At ten o’clock Wednesday night, we feared that we would shortly be evacuated from our home. We could see the flames in the forest below Moshav Neve Ilan, the small community to the west of Jerusalem where we live. We also saw fire racing up a distant hill across the valley. Along with other residents of Neve Ilan, my wife Jodie and I stood watching the flames, worried that danger was quickly approaching.
But there was something strange, and this was what saved us. We couldn’t smell smoke. The fire was barely 2 kilometers away but with a strong wind behind us, the wildfire was spreading to the west. Down the valley and towards Highway 1, the main highway leading into Jerusalem.
In our worries about approaching wildfires, we were hardly alone. Israel is currently battling fires all around the country. Zichron Yaakov; Dolev; Nataf and Beit Meir – two communities very close to ours. 65,000 residents of Haifa were evacuated from their homes yesterday. Houses and apartments have gone up in flames. Extensive property damage. Luckily, no loss of life, yet many have suffered from smoke inhalation. And Israel’s brave fireman continue to battle the fires.
Why is this happening? First of all, Israel is in the midst of a very dry November and no rain is in sight. More than that, there are fierce winds, most of them blowing to the west. Some of these fires are definitely the result of carelessness. The fire at Nataf resulted from four workers heating up their coffee over a small fire which got out of control with the heavy winds.
But there is something more. It’s not simply a coincidence that fires broke out simultaneously in five different places around Haifa. These fires are the result of arson – you could even call this a new form of terrorism. When someone attacks property in attempts to cause damage and the loss of human life, what could you call it other than acts of terror? Some of these fires, for sure, were intentionally set.
At Neve Ilan we have a right to be worried. In 1995, a forest fire raced up the valley from Shaar Hagay through the Judean Hills to our community. The trees in the forest and in Neve Ilan went up in flames. Five houses were damaged, including the house next door to my in-laws, which was totally destroyed. Seeing the flames not too far away this Wednesday, how could we not fear a repeat of what we went through twenty years ago?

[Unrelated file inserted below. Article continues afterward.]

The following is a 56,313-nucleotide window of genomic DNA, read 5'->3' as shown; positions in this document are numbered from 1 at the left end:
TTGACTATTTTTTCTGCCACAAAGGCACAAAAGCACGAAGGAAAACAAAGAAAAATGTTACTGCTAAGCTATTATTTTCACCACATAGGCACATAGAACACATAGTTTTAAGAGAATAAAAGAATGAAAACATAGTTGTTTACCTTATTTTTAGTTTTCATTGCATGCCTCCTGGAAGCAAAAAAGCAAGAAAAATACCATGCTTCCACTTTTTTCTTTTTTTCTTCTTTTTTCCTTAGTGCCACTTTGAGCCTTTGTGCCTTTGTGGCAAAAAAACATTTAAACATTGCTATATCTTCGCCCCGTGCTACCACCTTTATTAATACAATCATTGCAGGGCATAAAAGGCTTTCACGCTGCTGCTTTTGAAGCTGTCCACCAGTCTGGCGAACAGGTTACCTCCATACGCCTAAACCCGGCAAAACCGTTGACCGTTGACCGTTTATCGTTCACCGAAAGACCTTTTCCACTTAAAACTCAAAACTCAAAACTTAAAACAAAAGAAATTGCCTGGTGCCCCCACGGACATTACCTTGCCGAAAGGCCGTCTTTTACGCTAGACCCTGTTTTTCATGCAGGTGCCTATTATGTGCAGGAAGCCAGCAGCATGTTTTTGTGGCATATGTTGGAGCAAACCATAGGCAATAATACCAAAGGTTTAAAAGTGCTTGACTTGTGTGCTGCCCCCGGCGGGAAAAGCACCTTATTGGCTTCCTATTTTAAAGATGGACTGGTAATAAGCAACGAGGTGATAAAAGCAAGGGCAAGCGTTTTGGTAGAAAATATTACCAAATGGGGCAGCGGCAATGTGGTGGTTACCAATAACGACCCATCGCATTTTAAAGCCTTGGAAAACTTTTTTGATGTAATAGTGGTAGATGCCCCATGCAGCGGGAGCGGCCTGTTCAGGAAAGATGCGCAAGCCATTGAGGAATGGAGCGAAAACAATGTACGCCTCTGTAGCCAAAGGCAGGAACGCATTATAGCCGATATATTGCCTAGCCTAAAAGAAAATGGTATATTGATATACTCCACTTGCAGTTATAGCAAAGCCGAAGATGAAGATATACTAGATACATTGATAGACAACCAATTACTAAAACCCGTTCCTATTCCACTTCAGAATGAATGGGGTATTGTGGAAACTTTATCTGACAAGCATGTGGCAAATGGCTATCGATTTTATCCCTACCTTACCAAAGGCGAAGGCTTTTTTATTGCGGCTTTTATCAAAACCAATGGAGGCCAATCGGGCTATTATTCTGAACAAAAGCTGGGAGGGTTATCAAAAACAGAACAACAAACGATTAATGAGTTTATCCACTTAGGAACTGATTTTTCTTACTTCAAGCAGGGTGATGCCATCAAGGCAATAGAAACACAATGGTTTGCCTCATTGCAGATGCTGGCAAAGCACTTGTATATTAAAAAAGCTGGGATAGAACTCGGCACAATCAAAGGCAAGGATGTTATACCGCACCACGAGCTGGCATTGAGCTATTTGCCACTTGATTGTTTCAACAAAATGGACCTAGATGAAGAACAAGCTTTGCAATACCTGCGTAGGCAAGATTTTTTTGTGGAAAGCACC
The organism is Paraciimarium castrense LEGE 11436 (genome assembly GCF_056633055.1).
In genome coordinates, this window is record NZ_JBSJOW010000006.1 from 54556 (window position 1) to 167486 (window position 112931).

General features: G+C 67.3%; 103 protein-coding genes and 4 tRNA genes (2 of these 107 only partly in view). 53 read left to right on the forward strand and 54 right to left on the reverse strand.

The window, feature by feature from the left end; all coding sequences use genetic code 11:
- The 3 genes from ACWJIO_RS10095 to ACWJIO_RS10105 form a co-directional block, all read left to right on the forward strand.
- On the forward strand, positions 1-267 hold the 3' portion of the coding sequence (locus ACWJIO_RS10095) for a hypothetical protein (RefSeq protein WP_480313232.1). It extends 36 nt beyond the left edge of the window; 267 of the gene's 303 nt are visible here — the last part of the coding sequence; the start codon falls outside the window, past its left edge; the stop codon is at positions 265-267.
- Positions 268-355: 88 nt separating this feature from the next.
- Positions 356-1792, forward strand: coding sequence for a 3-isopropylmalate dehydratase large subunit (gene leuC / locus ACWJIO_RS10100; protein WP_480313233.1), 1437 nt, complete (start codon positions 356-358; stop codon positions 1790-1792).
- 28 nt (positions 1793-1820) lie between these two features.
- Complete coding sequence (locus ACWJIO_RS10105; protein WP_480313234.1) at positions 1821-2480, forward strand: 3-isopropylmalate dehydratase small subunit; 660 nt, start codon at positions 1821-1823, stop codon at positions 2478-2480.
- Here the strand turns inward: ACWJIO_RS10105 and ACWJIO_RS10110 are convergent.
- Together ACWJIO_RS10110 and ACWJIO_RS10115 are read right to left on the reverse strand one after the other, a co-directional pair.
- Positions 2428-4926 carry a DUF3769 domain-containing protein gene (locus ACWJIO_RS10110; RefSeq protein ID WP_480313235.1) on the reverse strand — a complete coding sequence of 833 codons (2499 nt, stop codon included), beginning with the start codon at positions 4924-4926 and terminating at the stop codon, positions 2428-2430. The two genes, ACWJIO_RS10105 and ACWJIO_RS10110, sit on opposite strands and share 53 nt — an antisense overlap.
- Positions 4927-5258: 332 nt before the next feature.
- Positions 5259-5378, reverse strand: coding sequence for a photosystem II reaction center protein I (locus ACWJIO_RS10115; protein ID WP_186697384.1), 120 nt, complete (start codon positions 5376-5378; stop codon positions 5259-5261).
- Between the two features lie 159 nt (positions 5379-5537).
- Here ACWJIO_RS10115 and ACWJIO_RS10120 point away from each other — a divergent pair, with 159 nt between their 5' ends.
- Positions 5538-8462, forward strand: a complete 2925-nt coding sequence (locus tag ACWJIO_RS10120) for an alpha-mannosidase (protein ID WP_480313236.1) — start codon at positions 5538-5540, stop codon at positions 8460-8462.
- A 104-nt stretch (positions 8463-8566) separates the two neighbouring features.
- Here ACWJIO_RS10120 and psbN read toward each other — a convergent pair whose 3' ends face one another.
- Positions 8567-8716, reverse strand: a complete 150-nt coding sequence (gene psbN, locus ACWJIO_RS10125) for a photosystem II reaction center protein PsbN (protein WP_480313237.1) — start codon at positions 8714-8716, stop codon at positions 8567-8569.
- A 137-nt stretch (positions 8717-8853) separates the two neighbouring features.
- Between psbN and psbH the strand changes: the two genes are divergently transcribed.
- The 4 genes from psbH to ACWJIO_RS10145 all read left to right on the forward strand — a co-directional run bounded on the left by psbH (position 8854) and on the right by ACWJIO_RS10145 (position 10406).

So, what do you do when you see a nearby fire, when you’re fearful of being evacuated from your homes?
As Jodie wrote that night:
“This is surreal - we've packed an emergency bag in case we are evacuated - how do you decide what are the most important things that you need to take with you, when you can't really take anything?”
The next morning, the flames were no longer threatening our community. The fire was moving westward, endangering other places.
As Jodie wrote:
“Update on the fire near us - still not fully under control, and the winds today are supposed to be worse than yesterday. Something like this makes you stop for a minute and think about what's important to you. Most of what's in our homes is replaceable. Sure, we would be sorry to lose it, but it's not everything. Pictures are one of the main things. I took a few out of frames and albums last night just to make sure that I had something with me of the people who are important to me.
“And I feel blessed that we had the time to think about this and prepare a small bag. In other parts of the country, there were quite a few families who had to run out of their homes with nothing and lost everything.”
This morning, firemen are still battling wildfires in different parts of Israel. The residents of Haifa have yet to be allowed to return to their homes. Some of them have no homes to go back to. We are thankful to have been spared the worst, but the danger of these fires is not over.